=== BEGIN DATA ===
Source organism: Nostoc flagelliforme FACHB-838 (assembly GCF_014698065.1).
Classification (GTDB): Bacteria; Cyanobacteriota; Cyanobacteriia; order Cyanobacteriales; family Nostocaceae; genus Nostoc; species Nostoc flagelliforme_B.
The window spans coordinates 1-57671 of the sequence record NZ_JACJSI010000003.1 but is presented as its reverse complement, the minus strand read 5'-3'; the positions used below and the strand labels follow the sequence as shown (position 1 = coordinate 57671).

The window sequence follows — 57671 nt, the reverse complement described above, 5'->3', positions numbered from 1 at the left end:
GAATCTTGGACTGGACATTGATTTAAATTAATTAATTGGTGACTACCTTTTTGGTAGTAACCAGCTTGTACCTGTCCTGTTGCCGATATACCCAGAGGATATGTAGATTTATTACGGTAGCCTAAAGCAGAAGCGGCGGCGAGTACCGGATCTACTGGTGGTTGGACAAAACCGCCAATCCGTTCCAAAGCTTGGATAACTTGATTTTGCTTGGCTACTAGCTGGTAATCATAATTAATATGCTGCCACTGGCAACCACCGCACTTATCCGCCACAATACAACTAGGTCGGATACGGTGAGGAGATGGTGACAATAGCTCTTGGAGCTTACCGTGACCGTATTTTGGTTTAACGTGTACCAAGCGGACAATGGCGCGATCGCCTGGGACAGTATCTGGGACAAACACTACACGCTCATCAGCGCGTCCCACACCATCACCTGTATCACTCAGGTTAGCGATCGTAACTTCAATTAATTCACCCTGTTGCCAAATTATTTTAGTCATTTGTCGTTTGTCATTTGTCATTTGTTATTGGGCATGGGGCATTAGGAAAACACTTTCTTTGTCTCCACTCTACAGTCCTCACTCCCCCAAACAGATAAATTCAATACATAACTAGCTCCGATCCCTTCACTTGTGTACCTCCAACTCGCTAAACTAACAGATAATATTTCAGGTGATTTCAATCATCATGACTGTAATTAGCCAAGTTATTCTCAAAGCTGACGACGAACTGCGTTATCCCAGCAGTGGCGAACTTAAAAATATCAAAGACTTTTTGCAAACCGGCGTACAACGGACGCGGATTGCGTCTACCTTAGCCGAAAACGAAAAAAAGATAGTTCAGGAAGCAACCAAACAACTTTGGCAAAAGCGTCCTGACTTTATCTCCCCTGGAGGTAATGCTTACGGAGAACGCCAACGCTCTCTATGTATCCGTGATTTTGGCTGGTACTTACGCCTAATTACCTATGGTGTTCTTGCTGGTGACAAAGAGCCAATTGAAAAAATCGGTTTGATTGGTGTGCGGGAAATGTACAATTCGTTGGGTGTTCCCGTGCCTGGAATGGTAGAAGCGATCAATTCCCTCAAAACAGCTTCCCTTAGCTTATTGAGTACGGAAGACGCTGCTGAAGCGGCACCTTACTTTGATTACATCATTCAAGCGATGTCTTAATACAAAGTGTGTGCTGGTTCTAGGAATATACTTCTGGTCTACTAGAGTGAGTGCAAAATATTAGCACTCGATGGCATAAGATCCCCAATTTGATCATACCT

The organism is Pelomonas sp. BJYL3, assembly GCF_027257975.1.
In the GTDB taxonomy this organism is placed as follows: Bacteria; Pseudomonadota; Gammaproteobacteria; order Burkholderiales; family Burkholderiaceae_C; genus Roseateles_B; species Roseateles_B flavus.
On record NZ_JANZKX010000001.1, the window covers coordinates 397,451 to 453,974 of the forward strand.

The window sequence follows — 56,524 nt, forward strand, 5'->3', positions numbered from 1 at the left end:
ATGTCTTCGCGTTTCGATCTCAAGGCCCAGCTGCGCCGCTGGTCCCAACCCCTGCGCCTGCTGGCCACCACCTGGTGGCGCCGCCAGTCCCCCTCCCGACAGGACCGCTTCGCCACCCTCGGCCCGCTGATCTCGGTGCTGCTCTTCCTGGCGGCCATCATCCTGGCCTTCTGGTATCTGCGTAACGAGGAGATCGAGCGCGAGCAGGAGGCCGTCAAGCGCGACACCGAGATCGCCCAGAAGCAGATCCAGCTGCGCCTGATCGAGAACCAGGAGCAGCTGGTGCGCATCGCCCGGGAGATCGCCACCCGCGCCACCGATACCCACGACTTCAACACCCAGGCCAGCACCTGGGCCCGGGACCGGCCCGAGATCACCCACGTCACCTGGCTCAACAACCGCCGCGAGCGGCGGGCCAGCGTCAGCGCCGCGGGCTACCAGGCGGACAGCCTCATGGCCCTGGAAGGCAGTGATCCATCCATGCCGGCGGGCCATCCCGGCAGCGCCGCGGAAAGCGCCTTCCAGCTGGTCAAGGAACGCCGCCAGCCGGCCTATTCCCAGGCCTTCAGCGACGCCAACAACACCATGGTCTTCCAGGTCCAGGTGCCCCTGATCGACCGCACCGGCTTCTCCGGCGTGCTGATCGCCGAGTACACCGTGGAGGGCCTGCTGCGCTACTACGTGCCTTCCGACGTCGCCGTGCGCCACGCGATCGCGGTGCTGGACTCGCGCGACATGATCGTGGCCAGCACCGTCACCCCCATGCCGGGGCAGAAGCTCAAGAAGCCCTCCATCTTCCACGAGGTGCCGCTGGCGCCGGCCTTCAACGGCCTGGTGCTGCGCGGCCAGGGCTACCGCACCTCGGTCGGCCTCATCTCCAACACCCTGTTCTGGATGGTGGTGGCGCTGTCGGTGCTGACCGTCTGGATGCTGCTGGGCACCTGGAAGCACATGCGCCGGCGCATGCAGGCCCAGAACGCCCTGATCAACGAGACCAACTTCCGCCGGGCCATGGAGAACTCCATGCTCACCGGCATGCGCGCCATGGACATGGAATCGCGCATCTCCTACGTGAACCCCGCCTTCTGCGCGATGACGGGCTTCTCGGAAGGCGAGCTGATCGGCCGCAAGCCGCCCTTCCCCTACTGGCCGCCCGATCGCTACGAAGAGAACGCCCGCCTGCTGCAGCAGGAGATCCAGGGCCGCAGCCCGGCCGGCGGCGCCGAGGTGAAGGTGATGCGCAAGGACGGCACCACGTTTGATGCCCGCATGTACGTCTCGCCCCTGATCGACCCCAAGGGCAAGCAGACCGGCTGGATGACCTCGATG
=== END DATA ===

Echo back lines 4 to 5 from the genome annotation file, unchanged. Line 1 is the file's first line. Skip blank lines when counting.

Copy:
The window sequence follows — 57671 nt, the reverse complement described above, 5'->3', positions numbered from 1 at the left end:
GAATCTTGGACTGGACATTGATTTAAATTAATTAATTGGTGACTACCTTTTTGGTAGTAACCAGCTTGTACCTGTCCTGTTGCCGATATACCCAGAGGATATGTAGATTTATTACGGTAGCCTAAAGCAGAAGCGGCGGCGAGTACCGGATCTACTGGTGGTTGGACAAAACCGCCAATCCGTTCCAAAGCTTGGATAACTTGATTTTGCTTGGCTACTAGCTGGTAATCATAATTAATATGCTGCCACTGGCAACCACCGCACTTATCCGCCACAATACAACTAGGTCGGATACGGTGAGGAGATGGTGACAATAGCTCTTGGAGCTTACCGTGACCGTATTTTGGTTTAACGTGTACCAAGCGGACAATGGCGCGATCGCCTGGGACAGTATCTGGGACAAACACTACACGCTCATCAGCGCGTCCCACACCATCACCTGTATCACTCAGGTTAGCGATCGTAACTTCAATTAATTCACCCTGTTGCCAAATTATTTTAGTCATTTGTCGTTTGTCATTTGTCATTTGTTATTGGGCATGGGGCATTAGGAAAACACTTTCTTTGTCTCCACTCTACAGTCCTCACTCCCCCAAACAGATAAATTCAATACATAACTAGCTCCGATCCCTTCACTTGTGTACCTCCAACTCGCTAAACTAACAGATAATATTTCAGGTGATTTCAATCATCATGACTGTAATTAGCCAAGTTATTCTCAAAGCTGACGACGAACTGCGTTATCCCAGCAGTGGCGAACTTAAAAATATCAAAGACTTTTTGCAAACCGGCGTACAACGGACGCGGATTGCGTCTACCTTAGCCGAAAACGAAAAAAAGATAGTTCAGGAAGCAACCAAACAACTTTGGCAAAAGCGTCCTGACTTTATCTCCCCTGGAGGTAATGCTTACGGAGAACGCCAACGCTCTCTATGTATCCGTGATTTTGGCTGGTACTTACGCCTAATTACCTATGGTGTTCTTGCTGGTGACAAAGAGCCAATTGAAAAAATCGGTTTGATTGGTGTGCGGGAAATGTACAATTCGTTGGGTGTTCCCGTGCCTGGAATGGTAGAAGCGATCAATTCCCTCAAAACAGCTTCCCTTAGCTTATTGAGTACGGAAGACGCTGCTGAAGCGGCACCTTACTTTGATTACATCATTCAAGCGATGTCTTAATACAAAGTGTGTGCTGGTTCTAGGAATATACTTCTGGTCTACTAGAGTGAGTGCAAAATATTAGCACTCGATGGCATAAGATCCCCAATTTGATCATACCT